Highlights: • The densities, refractive indices, and viscosities of aqueous DES solutions were measured. • DES are made from N,N-diethylethanol ammonium chloride + glycerol or ethylene glycol. • The temperature studied was (298.15 to 343.15) K. • The measured data were reported as functions of temperature and composition. • The measured data were represented satisfactorily by the applied correlations. -- Abstract: In this work, we report new experimental data on density, ρ, refractive index, n D, and viscosity, η, of two deep eutectic solvents, N,N-diethylethanol ammonium chloride–glycerol (DEACG) and N,N-diethylethanol ammonium chloride–ethylene glycol (DEACEG), and their aqueous solutions, over the complete composition range, at temperatures from (298.15 to 343.15) K. Densities and viscosities were measured using the vibrating tube and the falling ball techniques, respectively, while the refractive index at the sodium D line was measured using an automatic refractometer. We aimed to represent the measured properties as a function of temperature and composition, and correlated them using the Redlich–Kister-type equation, for density, a polynomial function, for refractive index, and the Vogel–Fulcher–Tammann (VFT) equation, for viscosity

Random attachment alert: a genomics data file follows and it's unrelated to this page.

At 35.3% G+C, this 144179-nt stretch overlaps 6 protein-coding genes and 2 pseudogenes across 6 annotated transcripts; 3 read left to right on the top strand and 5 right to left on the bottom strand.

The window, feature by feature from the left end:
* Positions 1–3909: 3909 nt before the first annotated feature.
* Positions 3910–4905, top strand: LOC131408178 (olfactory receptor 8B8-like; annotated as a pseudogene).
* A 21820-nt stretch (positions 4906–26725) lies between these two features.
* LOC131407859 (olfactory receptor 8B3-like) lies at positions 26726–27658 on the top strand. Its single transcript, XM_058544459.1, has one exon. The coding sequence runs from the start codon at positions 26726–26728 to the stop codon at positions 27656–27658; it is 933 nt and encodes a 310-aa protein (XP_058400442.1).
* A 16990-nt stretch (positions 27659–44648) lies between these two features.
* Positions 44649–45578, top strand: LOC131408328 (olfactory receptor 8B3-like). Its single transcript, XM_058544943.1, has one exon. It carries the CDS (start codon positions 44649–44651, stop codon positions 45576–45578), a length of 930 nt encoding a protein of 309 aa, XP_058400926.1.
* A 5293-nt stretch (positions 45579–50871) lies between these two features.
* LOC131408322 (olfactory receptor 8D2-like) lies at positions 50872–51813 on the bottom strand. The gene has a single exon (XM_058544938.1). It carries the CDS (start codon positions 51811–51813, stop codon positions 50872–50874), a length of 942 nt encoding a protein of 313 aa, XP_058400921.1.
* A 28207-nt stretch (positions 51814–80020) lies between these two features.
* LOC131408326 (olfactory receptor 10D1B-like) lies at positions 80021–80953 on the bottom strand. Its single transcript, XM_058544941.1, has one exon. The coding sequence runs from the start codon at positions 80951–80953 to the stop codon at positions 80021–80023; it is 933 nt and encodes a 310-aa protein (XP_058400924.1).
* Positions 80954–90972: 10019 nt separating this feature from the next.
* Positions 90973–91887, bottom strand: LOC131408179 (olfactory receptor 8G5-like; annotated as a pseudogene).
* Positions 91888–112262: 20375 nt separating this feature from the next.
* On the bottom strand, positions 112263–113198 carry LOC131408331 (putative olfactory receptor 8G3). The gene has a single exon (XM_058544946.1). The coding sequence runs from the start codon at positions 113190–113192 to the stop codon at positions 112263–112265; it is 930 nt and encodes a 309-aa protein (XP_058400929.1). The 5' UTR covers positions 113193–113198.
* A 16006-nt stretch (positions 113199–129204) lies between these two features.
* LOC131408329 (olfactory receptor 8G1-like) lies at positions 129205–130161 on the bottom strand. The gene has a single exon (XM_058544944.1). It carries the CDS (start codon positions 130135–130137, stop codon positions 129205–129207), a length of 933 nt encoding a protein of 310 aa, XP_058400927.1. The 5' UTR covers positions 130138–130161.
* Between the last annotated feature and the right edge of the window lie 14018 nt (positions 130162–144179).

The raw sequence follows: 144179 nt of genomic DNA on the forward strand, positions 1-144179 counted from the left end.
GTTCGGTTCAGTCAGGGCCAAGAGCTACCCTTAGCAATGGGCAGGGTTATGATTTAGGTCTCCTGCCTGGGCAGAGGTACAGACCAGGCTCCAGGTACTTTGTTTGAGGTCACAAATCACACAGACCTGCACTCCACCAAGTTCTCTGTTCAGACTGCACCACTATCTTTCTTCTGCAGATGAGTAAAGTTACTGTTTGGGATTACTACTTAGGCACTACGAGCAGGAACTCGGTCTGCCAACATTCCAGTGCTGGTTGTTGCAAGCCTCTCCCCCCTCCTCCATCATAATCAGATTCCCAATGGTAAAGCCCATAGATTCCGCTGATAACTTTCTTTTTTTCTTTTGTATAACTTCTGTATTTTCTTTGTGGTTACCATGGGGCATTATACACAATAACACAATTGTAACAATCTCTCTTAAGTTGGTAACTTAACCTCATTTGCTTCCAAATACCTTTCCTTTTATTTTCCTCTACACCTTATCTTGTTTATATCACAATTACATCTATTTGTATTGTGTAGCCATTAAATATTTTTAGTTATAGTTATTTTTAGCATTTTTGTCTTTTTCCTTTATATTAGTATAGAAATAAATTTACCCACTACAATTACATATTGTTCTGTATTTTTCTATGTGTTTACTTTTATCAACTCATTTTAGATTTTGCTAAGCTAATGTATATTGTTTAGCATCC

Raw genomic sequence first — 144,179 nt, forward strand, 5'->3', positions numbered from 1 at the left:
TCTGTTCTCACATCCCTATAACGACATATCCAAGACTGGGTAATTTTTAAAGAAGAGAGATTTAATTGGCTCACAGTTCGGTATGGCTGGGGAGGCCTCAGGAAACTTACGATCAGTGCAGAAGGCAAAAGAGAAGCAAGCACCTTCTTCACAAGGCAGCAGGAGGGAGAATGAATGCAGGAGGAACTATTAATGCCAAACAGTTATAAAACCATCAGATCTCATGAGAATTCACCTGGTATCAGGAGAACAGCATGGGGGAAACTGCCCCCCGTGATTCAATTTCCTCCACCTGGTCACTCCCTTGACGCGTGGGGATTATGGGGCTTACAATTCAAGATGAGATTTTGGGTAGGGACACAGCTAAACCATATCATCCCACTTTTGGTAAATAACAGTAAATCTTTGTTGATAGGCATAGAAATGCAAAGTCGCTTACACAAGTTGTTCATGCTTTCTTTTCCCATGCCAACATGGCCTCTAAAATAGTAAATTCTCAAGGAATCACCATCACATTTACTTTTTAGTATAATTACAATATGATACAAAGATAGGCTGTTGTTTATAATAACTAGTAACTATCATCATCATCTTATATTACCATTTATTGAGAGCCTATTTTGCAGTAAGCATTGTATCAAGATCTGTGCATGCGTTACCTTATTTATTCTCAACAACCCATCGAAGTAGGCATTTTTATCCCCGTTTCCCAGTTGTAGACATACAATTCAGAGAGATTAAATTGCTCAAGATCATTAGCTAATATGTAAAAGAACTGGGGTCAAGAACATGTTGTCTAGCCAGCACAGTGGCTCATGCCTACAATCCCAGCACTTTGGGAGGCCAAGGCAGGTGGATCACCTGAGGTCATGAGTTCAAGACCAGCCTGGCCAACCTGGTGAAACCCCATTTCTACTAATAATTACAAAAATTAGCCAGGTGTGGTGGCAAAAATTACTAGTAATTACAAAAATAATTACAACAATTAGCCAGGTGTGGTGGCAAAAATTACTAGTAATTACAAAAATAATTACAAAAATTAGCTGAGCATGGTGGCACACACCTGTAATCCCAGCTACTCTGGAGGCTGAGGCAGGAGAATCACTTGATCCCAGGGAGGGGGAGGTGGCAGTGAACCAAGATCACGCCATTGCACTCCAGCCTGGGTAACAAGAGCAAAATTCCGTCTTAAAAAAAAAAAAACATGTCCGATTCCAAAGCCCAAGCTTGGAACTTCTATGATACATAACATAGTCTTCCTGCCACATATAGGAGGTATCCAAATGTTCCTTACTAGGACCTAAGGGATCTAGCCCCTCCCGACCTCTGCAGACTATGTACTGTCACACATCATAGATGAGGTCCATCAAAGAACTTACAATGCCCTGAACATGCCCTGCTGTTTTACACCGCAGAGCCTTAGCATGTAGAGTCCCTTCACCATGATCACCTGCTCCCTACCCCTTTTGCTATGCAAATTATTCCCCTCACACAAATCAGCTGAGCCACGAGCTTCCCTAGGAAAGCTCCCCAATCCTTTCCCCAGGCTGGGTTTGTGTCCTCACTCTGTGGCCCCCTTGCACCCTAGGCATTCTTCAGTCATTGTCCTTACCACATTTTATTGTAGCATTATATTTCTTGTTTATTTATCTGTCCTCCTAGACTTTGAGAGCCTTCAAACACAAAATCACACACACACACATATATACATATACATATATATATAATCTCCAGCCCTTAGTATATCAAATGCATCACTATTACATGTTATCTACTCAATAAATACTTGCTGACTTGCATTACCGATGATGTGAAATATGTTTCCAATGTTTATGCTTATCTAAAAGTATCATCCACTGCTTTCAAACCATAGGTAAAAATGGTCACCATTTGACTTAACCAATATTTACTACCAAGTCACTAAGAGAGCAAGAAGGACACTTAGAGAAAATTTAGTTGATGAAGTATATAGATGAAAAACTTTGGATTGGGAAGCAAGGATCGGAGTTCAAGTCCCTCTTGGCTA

1. Spray-dried HPMC microparticles of Indomethacin: Impact of drug-polymer ratio and viscosity of the polymeric solution on dissolution

    International Nuclear Information System (INIS)

    Alanazi, Fars K.; El-Badry, M.; Alsarra, Ibrahim A.

    2006-01-01